In a report issued today, AVAC warned that major gaps in global HIV/AIDS data stand in the way of delivering HIV prevention advances to millions of people who need them most. The report identifies several critical weaknesses of today’s HIV prevention data collection and monitoring systems and offers a concrete roadmap for closing these gaps. The report, Big Data, Real People, was issued ahead of next week’s International AIDS Conference in Durban, South Africa (July 18-22), where advocates will demand action to speed HIV prevention research and delivery.
“In an era in which big data are expected to improve essentially every part of our lives, there’s no excuse for HIV prevention data systems to be so uneven, incomplete and inefficient,” said Mitchell Warren, AVAC’s executive director. “To have any chance of ending the epidemic by 2030, we need to be collecting and accounting for every bit of useful information from every person living with or at risk for HIV.”
The need for improved HIV prevention data systems is particularly pressing given the UNAIDS “fast-track” goal to reduce new annual diagnoses to no more than 500,000 by 2020. Earlier this month, UNAIDS reported that the number of new HIV infections has remained near 2 million per year for the past decade.
Report identifies specific HIV data gaps, recommends solutions
AVAC’s report focuses on four critical data gaps that must be addressed to effectively prioritize, target and measure the impact of efforts to develop and deliver HIV prevention advances.
Specifically, today’s HIV prevention data are:
- Not sufficiently broken down by age, gender, income status, key population status and other vital categories
- Missing or incomplete for key populations most in need of prevention, including adolescent girls and young women, men who have sex with men, transgender women, and others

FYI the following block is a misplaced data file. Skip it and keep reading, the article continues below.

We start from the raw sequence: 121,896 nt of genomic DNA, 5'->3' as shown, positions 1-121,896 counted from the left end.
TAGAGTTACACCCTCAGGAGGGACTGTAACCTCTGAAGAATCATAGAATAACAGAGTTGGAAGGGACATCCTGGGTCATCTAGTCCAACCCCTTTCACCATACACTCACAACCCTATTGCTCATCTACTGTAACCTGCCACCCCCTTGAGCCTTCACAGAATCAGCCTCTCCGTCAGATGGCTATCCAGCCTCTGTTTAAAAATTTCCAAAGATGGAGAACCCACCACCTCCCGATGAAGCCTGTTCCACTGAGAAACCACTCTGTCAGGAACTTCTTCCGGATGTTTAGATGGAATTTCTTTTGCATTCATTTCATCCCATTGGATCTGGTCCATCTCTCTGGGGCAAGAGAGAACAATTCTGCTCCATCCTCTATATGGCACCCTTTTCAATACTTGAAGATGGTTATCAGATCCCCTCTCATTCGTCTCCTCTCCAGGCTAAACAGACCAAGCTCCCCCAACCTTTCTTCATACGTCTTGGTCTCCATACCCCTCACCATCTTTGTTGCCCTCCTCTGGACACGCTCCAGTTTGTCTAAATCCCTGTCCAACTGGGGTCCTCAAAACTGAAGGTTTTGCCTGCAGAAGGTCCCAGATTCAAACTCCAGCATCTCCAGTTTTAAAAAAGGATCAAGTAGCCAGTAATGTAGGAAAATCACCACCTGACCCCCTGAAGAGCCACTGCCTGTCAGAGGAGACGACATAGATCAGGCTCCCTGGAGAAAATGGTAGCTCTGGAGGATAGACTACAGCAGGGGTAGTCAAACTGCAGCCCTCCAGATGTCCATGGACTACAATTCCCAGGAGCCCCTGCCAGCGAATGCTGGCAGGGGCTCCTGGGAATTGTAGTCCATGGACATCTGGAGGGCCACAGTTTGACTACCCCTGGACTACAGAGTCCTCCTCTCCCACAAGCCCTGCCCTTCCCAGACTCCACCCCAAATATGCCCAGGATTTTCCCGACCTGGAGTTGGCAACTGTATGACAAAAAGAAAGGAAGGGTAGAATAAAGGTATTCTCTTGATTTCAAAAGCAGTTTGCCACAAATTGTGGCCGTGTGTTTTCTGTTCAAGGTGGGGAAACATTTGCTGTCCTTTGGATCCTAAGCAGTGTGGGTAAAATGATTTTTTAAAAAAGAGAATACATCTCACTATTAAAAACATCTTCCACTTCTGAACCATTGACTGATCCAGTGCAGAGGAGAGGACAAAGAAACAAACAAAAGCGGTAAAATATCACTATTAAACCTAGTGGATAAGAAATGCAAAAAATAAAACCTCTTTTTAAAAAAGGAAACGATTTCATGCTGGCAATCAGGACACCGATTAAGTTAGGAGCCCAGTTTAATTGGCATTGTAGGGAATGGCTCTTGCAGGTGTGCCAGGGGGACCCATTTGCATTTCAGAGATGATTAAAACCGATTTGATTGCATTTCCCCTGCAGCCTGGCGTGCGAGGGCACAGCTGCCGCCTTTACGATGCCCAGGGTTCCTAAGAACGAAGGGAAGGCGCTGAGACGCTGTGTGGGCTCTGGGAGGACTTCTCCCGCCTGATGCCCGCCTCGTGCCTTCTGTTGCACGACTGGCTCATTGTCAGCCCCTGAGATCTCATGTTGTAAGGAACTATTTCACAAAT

- Not tied to useful HIV prevention metrics and indicators, so that it is impossible to know whether prevention programs are actually averting infections and improving health
- Not effectively informing the HIV prevention research agenda
To overcome these weaknesses, the report outlines three critical strategies that should be pursued most urgently:
1. Standardize and systemize data collection and reporting for HIV prevention
Understand, measure and report on the risk level of people testing HIV-negative; create and measure linkages to evidence-based prevention for people at substantial risk; and use a standardized “Prevention Data Dashboard” to continually evaluate progress. Such dashboards would consolidate and arrange available data to illuminate critical prevention gaps and help the global community, governments and funders better conceptualize their HIV prevention programming and evaluation. AVAC’s report provides a model dashboard for decision-makers to adopt.
2. Improve use of data for adolescent girls and young women
Ensure that a growing volume of available data can be applied in a meaningful way. As a first step, funders, implementers and governments need to do a better job of defining and segmenting this population; map who is investing in what and where; put adolescent girls and young women in control of core aspects of the data-collection enterprise; and adopt gender-specific indicators tailored to girls and women.
3. Put research on the “fast-track” and countries at the center
Fit biomedical HIV prevention research into comprehensive prevention plans tied to national targets for incidence reduction. Countries and research institutions must invest time and resources in stakeholder engagement; ensure that research priorities are informed by epidemiological and other quality HIV data; and develop national research plans for meeting the prevention needs of specific, affected populations.
The new report and related resources, including downloadable graphics, are available now at www.avac.org/report2016.
About AVAC: Founded in 1995, AVAC is a non-profit organization that uses education, policy analysis, advocacy and a network of global collaborations to accelerate the ethical development and global delivery of AIDS vaccines, male circumcision, microbicides, PrEP and other emerging HIV prevention options as part of a comprehensive response to the pandemic.